The six-member, bipartisan FEC is the nation’s civil enforcer of campaign finance laws, meaning any penalty it levies against a political actor or committee comes in the form of a fine that rarely exceeds five figures. It often takes many months, if not years, for the FEC to rule on a campaign finance complaint. Conceivably, Trump may not be president by the time the FEC rules. And because of ideological disagreements among commissioners, many high-profile FEC cases result in deadlocks or a failure to reach four votes needed by law to make a formal ruling.

Trump also has personal sway over the FEC, as he, as president, is alone responsible for nominating commissioners to the agency. To date, two of the commissioner positions are vacant and the four others remain occupied by officials whose terms expired years ago. Trump has only nominated one person — Texas attorney Trey Trainor, who aided Trump’s presidential campaign during 2016 — to replace any of these “holdovers.”

The DOJ conducts criminal investigations of potential campaign finance violations. Like the FEC, it generally conducts its campaign finance-related investigations in secret. If the DOJ finds enough evidence against Trump, or his campaign, business or associates, it could present the evidence to a federal grand jury, which would determine whether anyone should be indicted — and put on trial. There’s also the issue of whether a president could even face a criminal trial while in office. Many constitutional scholars contend that the only remedy for laws broken by a president is impeachment by the U.S. House.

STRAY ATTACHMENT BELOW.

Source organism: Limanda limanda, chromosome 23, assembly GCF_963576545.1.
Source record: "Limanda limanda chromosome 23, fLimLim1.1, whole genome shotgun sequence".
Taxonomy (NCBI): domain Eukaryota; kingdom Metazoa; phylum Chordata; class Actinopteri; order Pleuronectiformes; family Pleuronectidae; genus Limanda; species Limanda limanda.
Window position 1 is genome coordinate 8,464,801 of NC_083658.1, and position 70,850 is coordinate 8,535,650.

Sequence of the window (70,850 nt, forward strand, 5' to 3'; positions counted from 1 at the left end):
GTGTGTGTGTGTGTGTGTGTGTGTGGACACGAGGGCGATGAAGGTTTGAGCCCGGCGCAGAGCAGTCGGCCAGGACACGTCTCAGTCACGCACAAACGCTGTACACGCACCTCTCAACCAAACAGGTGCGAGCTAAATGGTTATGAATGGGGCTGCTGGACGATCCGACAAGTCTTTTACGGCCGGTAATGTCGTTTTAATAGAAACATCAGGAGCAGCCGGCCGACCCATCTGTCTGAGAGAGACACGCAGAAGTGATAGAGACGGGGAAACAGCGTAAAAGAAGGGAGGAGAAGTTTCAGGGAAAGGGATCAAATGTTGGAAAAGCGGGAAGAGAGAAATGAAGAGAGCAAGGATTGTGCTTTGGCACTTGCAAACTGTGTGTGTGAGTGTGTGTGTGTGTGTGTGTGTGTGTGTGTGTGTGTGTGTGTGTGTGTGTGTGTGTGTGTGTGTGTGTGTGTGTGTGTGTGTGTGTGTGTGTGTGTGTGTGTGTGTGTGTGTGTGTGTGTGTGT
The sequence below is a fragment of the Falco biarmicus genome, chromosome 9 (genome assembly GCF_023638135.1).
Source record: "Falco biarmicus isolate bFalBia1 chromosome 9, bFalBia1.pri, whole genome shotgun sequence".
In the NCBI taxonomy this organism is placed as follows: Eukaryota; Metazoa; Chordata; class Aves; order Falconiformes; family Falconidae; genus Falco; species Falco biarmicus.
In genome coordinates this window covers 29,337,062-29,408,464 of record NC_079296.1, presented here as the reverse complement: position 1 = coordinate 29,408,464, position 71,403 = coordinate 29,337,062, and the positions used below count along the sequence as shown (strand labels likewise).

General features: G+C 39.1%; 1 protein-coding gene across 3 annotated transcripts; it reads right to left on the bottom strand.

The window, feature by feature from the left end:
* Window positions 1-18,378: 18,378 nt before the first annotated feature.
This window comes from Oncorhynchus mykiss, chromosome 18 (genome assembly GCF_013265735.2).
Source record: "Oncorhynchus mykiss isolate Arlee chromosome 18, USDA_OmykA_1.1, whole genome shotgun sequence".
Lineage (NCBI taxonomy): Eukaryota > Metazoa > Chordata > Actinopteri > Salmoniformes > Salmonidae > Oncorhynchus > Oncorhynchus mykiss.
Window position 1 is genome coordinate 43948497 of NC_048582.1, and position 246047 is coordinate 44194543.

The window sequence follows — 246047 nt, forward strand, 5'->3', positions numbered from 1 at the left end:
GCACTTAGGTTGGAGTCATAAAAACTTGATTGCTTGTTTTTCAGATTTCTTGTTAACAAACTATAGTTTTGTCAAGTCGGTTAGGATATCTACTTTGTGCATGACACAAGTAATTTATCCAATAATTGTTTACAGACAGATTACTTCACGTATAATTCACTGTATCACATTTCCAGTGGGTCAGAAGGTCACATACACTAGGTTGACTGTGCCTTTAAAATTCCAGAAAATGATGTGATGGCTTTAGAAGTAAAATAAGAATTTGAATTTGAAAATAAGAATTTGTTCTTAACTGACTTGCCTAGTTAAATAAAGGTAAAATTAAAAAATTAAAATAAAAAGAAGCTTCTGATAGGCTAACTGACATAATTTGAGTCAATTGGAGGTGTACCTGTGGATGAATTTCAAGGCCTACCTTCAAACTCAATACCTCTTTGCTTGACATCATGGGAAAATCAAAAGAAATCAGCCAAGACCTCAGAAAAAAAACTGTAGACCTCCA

It’s also conceivable that Special Counsel Robert Mueller, as part of his investigation into Russian interference in Election 2016, could probe Trump’s payment to Daniels. To date, there is no indication that Mueller has or will.

Separately, the FBI last month raided Cohen’s law office, seizing numerous documents, which reportedly include records related to the Daniels matter.

Who’s potentially in trouble: Trump? Cohen?

Either. Neither. Or both. Common Cause’s complaints target both men, and it’ll be up to the FEC and DOJ to determine who violated campaign finance laws — if there’s any violation at all.

What does former Sen. John Edwards, D-N.C., have to do with this?

Edwards, a former vice presidential and presidential candidate, was indicted in 2011 on charges of using illegal campaign donations to conceal his mistress from voters. The case involved nearly $1 million in payments from political supporters.

Prosecutors alleged the money represented illegal campaign contributions meant to preserve Edwards’ political viability. Edwards’ defense argued the money was a gift and the purpose was to conceal the affair from his wife.